CleanTechnica is the #1 cleantech-focused
website
 in the world.


Cars shell passenger transport future

Published on October 23rd, 2013 | by Zachary Shahan

11

Shell: Oil Is Not The Future Of Transportation

Share on Google+Share on RedditShare on StumbleUponTweet about this on TwitterShare on LinkedInShare on FacebookPin on PinterestDigg thisShare on TumblrBuffer this pageEmail this to someone

October 23rd, 2013 by Zachary Shahan
 

Originally published on EV Obsession.

Earlier this year, Shell released its most recent future energy scenario report, New Lens Scenarios (check out the PDF here). One of the big highlights, in my eyes, was that one of the scenarios (Oceans) projected that solar energy would become the largest source of energy by 2070. However, another big projection that someone recently picked out of the report is that the world of passenger vehicles could be nearly oil-free by 2070.

shell passenger transport future

From the Mountains scenario (the not-as-green one): “By 2070, the passenger road market could be nearly oil-free and towards the end of the century an extensive hydrogen infrastructure rollout displaces oil demand for long haul and heavy loads. By this time, electricity and hydrogen may dominate, and affordable, plug-in, hybrid hydrogen vehicles offer the ultimate in flexibility and efficiency.”

As I noted when I first wrote about this Shell report, Shell’s cleantech projections might sound optimistic to a lay reader, but other (non-oil) companies and nonprofits have put forth much more optimistic projections and scenarios, ones in which solar energy and electric vehicles come to dominate much sooner. Shell, even if it is clear that we are moving away from oil, is trying to push a related resource it could tap for trillions of dollars — natural gas. To read its report or projections without paying attention to that would be to miss one of the key reasons Shell pumped time and money into this report.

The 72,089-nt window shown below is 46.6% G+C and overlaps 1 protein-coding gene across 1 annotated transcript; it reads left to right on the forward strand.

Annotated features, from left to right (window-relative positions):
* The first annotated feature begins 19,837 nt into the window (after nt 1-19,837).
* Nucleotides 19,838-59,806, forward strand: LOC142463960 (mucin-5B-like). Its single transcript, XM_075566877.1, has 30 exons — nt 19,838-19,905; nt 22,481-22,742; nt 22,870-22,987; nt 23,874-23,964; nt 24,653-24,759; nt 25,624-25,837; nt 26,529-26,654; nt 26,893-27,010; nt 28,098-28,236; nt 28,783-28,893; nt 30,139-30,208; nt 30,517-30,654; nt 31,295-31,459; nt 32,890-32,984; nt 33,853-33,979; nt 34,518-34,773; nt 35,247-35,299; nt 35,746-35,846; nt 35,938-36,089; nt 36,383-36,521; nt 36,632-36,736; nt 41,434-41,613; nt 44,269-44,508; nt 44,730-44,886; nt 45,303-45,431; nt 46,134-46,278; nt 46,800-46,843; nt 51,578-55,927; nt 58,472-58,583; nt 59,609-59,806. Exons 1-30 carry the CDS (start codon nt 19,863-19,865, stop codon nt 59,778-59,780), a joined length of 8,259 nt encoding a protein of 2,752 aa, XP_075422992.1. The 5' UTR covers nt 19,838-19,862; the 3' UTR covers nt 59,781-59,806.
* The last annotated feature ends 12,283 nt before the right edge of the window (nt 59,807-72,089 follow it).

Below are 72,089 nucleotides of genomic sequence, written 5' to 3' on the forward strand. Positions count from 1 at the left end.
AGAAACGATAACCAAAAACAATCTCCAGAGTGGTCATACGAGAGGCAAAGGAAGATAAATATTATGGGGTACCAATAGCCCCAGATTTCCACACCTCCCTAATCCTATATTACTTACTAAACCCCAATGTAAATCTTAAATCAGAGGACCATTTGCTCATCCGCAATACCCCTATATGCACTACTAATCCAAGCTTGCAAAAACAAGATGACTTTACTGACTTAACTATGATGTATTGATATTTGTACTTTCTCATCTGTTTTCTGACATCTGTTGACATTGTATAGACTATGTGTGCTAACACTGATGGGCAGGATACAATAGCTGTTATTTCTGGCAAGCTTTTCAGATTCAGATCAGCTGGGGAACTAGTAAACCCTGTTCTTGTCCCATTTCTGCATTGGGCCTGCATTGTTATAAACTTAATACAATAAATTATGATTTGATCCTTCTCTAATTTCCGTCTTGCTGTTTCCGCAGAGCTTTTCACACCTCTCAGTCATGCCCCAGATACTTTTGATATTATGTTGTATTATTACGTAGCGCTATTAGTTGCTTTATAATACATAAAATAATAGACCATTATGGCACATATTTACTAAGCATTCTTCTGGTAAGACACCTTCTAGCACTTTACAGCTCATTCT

But the key takeaway point does stand: even Shell realizes that a cleantech revolution is underway.

The second takeaway point is simply: Shell’s projections see the cleantech revolution happening very slowly, because that is what Shell is pushing for.

Don’t miss the second point for the first one, but certainly do go and parade this first point. It would be nice to think that only an illogical Fox News–brainwashed troll would think that cleantech is not the future of energy. But the truth is: a lot of common people don’t realize that cleantech is the future. Share the news!

h/t Motley Fool & Autoblog Green

Keep up to date with all the hottest cleantech news by subscribing to our (free) cleantech newsletter, or keep an eye on sector-specific news by getting our (also free) solar energy newsletter, electric vehicle newsletter, or wind energy newsletter.

Print Friendly

Share on Google+Share on RedditShare on StumbleUponTweet about this on TwitterShare on LinkedInShare on FacebookPin on PinterestDigg thisShare on TumblrBuffer this pageEmail this to someone

Tags: , , , , , , , , , ,


About the Author

is the director of CleanTechnica, the most popular cleantech-focused website in the world, and Planetsave, a world-leading green and science news site. He has been covering green news of various sorts since 2008, and he has been especially focused on solar energy, electric vehicles, and wind energy since 2009. Aside from his work on CleanTechnica and Planetsave, he's the founder and director of Solar Love, EV Obsession, and Bikocity. To connect with Zach on some of your favorite social networks, go to ZacharyShahan.com and click on the relevant buttons.



  • Stacy Clarkson

    Natural gas is future of transportation….

    • Bob_Wallace

      Highly unlikely.

  • Pieter Siegers

    I think Shell is trying to let itself look like ‘the good guy’ by saying it’s moving away from oil and on the long run we’ll use renewables (of course that must be), but in between they push LNG and that is just another fossil fuel. So once again they’re just moving the problem ahead while the planet is getting hotter and wilder. Thanks for nothing Shell you don’t fool me. You just want to secure your business, as usual. And now you’re with your new friend Gazprom from Russia and they’ve (and thus you also) busted 30 Greenpeacers in Murmansk protesting against Arctic drilling… seems like you two are trying to draw attention to ‘bad oil’ while doing other business, and yes you’re doing it (pushing LNG as hard as you can).